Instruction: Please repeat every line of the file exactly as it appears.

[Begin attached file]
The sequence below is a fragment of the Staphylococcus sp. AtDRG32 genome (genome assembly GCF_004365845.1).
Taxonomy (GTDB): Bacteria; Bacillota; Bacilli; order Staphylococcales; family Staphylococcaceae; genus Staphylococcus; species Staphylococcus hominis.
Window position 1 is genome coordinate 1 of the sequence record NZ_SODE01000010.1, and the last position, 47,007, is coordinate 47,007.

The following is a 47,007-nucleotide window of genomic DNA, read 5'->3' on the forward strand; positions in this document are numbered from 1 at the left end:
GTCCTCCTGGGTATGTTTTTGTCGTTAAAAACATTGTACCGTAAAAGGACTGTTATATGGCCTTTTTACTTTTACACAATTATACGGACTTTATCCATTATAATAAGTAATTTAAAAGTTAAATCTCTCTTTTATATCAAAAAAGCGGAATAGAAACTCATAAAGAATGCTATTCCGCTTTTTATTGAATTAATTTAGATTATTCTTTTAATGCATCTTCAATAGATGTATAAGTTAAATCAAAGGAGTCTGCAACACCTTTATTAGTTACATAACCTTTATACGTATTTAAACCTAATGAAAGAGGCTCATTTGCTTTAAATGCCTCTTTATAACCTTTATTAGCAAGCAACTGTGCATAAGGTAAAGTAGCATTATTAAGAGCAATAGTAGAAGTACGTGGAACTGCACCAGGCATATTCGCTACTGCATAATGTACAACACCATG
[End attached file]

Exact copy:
The sequence below is a fragment of the Staphylococcus sp. AtDRG32 genome (genome assembly GCF_004365845.1).
Taxonomy (GTDB): Bacteria; Bacillota; Bacilli; order Staphylococcales; family Staphylococcaceae; genus Staphylococcus; species Staphylococcus hominis.
Window position 1 is genome coordinate 1 of the sequence record NZ_SODE01000010.1, and the last position, 47,007, is coordinate 47,007.

The following is a 47,007-nucleotide window of genomic DNA, read 5'->3' on the forward strand; positions in this document are numbered from 1 at the left end:
GTCCTCCTGGGTATGTTTTTGTCGTTAAAAACATTGTACCGTAAAAGGACTGTTATATGGCCTTTTTACTTTTACACAATTATACGGACTTTATCCATTATAATAAGTAATTTAAAAGTTAAATCTCTCTTTTATATCAAAAAAGCGGAATAGAAACTCATAAAGAATGCTATTCCGCTTTTTATTGAATTAATTTAGATTATTCTTTTAATGCATCTTCAATAGATGTATAAGTTAAATCAAAGGAGTCTGCAACACCTTTATTAGTTACATAACCTTTATACGTATTTAAACCTAATGAAAGAGGCTCATTTGCTTTAAATGCCTCTTTATAACCTTTATTAGCAAGCAACTGTGCATAAGGTAAAGTAGCATTATTAAGAGCAATAGTAGAAGTACGTGGAACTGCACCAGGCATATTCGCTACTGCATAATGTACAACACCATG